Figure 1: Invitation Card, Talking House, Hinnerk Utermann, Berlin 01.2020
A white hand cart is being pulled by One. The walking and wheeling comes to an end in an urban niche. Flat coloured pieces are pulled out of the cart. The cart itself is disassembled. All the white, red and blue components lay around. One starts to mount and stick pieces together. Wooden feet are joined to a rack. The box, the former case of the cart, is mounted on top of the rack and the boards attached to this base. One board after the other is put into place and fixed with screws and a screwdriver. A pretty little white cabin arises. Standing on four adjustable feet, it may be adjusted to any terrain. But what is it? The size is 1,50 m x 0,9 m x 1,20 m. It looks like a mixture of a space lander and a confessional box. There are doors but they look too small for an entrance, just 50 x 60 cm.
Now, two are entering by crawling, one from each side. Inside, there is a seat with a back rest, nothing more. The structure is similar to a confessional but without a hierarchy between the priest and the sinner, as is normally found in a religious box. Only the red and blue of the compartments distinguish the symmetry of the Talking House. Separated by a dividing wall, the two press their ears against it. The talking is a whispering and cannot be heard outside. It is a privilege of the Two sitting close together, almost touching each other, but separated by a 1mm thick plywood wall, the body heat can be felt. The space between the body and the surface is very little and the temperature rises from the heat of the bodies. The outside noise enters the inside and overlap the talking.
After one hour the Two are leaving the box, stiff from the motionless posture and dazzled from the sun. One is walking away, while the other One is transforming the Talking House back to the hand cart and is pulling it into the lively streets of Tel Aviv.
Figure 2: Talking House (Handcart), Tel Aviv, 24.03.2020, Photo by Hinnerk Utermann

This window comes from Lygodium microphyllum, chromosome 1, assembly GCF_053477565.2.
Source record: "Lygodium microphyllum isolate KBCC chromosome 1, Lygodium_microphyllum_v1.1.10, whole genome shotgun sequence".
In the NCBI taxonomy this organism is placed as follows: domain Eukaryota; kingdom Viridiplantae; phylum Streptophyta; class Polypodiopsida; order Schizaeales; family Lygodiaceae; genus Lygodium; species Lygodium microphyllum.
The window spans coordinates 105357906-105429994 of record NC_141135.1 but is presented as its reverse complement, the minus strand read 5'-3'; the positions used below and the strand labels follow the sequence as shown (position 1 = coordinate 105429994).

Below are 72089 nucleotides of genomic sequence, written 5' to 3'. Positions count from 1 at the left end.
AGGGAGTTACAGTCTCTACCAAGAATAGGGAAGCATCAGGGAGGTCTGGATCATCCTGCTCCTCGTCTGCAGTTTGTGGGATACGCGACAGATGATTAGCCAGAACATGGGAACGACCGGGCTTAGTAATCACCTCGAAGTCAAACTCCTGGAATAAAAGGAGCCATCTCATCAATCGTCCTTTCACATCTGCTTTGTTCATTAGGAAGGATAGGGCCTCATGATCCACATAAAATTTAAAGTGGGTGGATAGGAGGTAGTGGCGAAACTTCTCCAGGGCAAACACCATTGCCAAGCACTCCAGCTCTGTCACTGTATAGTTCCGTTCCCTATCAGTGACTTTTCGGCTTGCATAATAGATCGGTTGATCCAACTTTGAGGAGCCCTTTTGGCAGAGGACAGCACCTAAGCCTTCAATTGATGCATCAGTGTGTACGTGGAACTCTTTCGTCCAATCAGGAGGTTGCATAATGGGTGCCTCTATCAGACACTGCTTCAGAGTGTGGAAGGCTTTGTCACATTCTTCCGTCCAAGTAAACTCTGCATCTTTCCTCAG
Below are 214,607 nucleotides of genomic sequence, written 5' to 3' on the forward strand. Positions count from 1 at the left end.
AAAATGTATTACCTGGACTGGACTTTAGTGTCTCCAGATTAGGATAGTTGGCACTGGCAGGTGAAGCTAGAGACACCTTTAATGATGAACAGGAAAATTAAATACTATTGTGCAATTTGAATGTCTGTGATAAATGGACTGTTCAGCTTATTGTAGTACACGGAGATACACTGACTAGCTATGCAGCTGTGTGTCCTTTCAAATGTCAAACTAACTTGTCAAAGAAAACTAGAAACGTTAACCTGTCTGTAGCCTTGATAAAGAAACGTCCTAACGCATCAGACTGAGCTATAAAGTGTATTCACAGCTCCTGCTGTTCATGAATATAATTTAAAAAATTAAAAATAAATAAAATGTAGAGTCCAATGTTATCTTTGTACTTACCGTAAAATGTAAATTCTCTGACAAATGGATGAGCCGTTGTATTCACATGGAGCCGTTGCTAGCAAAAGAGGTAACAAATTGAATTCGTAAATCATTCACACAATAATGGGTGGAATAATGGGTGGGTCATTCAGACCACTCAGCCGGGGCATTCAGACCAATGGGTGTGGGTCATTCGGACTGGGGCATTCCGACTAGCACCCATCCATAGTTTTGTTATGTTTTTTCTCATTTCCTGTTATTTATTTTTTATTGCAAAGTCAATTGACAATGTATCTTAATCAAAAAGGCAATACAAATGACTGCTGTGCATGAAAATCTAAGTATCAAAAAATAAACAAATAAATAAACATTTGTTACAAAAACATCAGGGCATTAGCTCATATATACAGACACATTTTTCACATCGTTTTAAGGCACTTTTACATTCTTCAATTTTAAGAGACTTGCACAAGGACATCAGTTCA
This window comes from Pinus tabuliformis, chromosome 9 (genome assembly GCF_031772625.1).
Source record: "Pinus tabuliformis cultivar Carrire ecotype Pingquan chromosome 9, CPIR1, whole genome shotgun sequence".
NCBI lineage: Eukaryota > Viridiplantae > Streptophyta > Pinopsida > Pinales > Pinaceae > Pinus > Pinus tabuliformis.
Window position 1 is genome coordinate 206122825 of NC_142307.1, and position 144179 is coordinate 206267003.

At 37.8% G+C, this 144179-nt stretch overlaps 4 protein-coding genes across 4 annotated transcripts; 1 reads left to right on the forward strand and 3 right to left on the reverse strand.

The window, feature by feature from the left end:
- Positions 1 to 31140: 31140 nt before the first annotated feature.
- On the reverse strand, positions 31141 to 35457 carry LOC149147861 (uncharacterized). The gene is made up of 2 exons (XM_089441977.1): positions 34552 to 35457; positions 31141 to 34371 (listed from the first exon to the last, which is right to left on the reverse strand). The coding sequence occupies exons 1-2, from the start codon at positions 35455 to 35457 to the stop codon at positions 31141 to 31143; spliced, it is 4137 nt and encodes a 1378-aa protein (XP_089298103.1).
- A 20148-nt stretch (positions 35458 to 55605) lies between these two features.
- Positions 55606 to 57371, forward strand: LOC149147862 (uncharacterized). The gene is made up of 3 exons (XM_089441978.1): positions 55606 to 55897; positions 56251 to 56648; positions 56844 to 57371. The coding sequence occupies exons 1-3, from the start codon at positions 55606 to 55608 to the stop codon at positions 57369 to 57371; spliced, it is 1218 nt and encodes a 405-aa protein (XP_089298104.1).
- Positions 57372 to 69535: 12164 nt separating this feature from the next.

Talking House is a series of experimental architectural projects. This practice-based-research uses restrictive spaces to examine proximity. At the limit of what can be considered as architecture, these spaces are designed for two people to have a conversation (usually myself as the host, and an invited guest or interested stranger). By restricting the space to the minimum, this work emphasises the human interaction within. Every whisper, breath or gesture is enlarged, made conscious in the awareness of both participants. In contrast to the conversational space within, Talking House III is situated in the public space of the city. In this regard, it can be considered as a spatial instrument to experience and reflect upon states of ‘being together’ from close to distant relations.
Proxemics is the study of how people structure the space around them. This topic was coined by Edward T. Hall, an American cultural anthropologist. According to Hall everybody owns invisible bubbles around their Body and observes and protects them. Violators of the personal bubbles are considered intruders and cause the person to become defensive. Hall had established four distances zones: Intimate distance, Personal distance, Social distance and Public distance 1. The physical distances use biometrical concepts to categorise and explain how people interact in space, such as kinaesthetic factors, haptic- visual-, thermal-, olfactorial codes and voice loudness. While smelling, whispering and touching relate to closer relations, the visual and the use of loud noise belongs to more distant relations.
An exhibition of the artwork of the artist Absalon at KW (Kunstwerke, Berlin) was a starting point for this PhD project. The series Cellules are sculptural shelters that Absalon constructed as a constraint, to shape his behaviours. Built precisely to his proportions, the interior space severely restricted and even dictated his movements 2. Similarly, Talking House uses restricted space as a critical starting point, but rather than a solitary ascetic activity, it offers a communal moment for two participants, to share a spatial situation of proximity. (whatever known or unknown relation the two have). The experience of participating can be either gentle or confronting, and may provide a significant and intense experience for both individuals.
Figure 3: Talking House, Tel Aviv, 24.03.2020, Photo by Hinnerk Utermann
As an architect I am interested in the effect space has on its inhabitants. Within architectural education and practice, this knowledge remains under-represented. Each Talking House draws upon examples that perform similar functions, such as the Japanese tea house, hunting hides, and the catholic confessional (without assigning a clear function). This project offers the possibility to examine the ways in which proximity affects human interaction from personal to public scale. For this conference I will give an overview of my work, present the latest Talking House and discuss the following questions:
- How do we broaden our understanding of the qualities of proximity?
- To what extent do these conversational spaces affect the human encounter within?
- How do they spatially re-calibrate the individual in a communal moment?
- And how is proximity affected through the use of different materials and spatial design
- Hall, Edwart T. (1966), The Hidden Dimension, Garden City, New York
- Pfeffer, Susanne, (2011), Absalon, exhibition “Absalon” at KW Institute for Contemporary Art, Berlin, 28.11.2010 - 20.02.2011, König, Köln